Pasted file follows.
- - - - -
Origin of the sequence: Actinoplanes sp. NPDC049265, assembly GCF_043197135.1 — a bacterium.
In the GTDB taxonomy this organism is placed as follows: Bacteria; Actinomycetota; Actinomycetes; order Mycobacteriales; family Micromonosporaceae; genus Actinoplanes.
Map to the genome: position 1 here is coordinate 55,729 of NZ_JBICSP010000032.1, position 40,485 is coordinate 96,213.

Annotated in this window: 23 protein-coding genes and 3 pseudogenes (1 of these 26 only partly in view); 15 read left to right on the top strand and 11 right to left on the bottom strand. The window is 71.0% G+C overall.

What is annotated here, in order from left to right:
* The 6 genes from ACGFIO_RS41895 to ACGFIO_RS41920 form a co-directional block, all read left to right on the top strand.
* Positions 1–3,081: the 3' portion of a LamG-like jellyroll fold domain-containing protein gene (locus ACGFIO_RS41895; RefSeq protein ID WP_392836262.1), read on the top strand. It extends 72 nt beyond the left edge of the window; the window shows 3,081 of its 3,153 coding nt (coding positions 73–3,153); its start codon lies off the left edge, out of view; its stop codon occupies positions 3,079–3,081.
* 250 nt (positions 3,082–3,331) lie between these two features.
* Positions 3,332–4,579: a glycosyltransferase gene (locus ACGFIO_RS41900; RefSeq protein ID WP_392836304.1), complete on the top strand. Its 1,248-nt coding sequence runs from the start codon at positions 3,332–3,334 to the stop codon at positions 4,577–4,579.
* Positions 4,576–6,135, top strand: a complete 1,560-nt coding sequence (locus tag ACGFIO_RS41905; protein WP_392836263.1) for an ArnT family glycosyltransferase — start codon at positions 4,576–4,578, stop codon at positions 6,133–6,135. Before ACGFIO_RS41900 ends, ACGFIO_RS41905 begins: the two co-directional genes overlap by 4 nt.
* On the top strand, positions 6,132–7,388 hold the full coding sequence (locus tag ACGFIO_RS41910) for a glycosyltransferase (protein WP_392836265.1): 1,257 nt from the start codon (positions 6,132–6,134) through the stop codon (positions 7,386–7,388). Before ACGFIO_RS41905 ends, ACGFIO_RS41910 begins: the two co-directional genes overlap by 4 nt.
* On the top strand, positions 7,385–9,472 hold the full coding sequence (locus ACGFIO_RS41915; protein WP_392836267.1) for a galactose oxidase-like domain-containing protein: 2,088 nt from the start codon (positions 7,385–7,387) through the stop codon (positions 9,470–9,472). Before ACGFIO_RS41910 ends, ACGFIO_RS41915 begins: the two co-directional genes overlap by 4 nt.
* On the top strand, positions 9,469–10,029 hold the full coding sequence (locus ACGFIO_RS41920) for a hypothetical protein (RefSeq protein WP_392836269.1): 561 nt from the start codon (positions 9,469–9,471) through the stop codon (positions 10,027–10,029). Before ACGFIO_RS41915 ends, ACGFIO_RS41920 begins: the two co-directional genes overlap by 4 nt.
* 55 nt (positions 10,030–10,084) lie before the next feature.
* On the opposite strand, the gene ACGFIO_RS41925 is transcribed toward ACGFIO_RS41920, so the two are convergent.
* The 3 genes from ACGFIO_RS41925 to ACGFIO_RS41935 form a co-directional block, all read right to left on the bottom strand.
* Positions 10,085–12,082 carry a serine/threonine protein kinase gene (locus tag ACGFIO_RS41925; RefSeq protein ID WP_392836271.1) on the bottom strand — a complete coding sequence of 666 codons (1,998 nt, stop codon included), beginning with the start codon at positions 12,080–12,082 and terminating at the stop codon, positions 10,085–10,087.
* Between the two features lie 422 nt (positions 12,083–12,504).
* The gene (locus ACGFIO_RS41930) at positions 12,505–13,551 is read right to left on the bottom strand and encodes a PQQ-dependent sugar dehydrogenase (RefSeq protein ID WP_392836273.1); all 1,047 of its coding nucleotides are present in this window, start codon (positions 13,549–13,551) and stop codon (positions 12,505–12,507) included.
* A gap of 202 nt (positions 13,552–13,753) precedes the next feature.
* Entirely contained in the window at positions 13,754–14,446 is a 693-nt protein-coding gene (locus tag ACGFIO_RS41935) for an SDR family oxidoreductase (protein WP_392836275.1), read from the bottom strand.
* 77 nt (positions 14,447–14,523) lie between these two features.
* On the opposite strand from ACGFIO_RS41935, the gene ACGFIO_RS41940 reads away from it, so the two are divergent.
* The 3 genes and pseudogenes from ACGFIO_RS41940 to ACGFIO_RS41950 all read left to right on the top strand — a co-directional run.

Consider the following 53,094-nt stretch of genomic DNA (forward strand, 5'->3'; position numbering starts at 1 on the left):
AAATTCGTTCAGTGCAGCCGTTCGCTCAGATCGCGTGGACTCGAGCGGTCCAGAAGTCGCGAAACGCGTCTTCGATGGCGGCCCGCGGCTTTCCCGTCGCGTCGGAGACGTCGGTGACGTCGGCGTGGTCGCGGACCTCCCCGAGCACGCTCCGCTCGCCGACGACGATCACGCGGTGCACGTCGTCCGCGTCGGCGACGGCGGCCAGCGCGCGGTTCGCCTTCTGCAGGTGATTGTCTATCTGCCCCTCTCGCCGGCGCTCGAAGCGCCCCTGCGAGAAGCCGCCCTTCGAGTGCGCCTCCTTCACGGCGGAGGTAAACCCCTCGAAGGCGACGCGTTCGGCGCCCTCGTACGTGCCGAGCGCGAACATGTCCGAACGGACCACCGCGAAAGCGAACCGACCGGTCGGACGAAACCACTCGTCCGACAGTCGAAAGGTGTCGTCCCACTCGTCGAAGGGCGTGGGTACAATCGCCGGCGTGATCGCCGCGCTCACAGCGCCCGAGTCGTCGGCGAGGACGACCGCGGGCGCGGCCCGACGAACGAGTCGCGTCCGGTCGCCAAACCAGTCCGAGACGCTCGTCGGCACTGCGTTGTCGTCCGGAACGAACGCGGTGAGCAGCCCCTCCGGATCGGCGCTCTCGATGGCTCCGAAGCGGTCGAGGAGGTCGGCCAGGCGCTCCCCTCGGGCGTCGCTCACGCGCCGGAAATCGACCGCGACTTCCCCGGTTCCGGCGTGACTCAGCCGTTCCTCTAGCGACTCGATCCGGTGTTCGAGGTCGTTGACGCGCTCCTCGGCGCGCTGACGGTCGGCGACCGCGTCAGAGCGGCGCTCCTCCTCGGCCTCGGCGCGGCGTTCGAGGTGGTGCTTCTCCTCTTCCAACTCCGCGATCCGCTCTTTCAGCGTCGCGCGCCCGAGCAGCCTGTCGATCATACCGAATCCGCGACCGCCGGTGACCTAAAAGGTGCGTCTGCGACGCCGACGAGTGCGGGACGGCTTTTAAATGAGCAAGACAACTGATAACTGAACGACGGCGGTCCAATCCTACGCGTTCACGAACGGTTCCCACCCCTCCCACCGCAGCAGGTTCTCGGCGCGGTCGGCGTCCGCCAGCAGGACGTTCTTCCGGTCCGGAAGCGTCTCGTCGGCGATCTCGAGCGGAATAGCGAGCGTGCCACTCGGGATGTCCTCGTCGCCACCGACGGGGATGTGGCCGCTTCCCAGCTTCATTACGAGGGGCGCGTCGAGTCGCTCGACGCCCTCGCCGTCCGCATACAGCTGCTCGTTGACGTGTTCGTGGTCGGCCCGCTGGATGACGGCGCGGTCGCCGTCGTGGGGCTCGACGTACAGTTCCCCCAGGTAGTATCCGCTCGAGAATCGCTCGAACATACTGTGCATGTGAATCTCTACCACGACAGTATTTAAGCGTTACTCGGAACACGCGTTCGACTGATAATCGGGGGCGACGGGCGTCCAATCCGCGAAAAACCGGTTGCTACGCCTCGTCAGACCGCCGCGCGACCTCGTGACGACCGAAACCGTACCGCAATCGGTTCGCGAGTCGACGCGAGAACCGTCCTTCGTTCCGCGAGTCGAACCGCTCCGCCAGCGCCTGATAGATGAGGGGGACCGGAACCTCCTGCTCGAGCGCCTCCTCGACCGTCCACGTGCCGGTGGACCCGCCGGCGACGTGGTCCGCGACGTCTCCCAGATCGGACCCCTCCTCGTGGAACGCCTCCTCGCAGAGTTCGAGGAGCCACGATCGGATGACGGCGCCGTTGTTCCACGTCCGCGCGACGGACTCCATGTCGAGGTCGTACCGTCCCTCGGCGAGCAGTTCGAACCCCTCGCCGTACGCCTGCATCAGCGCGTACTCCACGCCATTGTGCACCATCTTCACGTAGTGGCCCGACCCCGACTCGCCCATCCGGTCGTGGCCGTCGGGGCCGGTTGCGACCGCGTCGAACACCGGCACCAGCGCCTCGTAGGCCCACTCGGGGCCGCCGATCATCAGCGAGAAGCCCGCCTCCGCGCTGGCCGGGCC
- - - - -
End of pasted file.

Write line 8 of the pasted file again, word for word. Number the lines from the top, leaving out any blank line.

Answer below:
* 250 nt (positions 3,082–3,331) lie between these two features.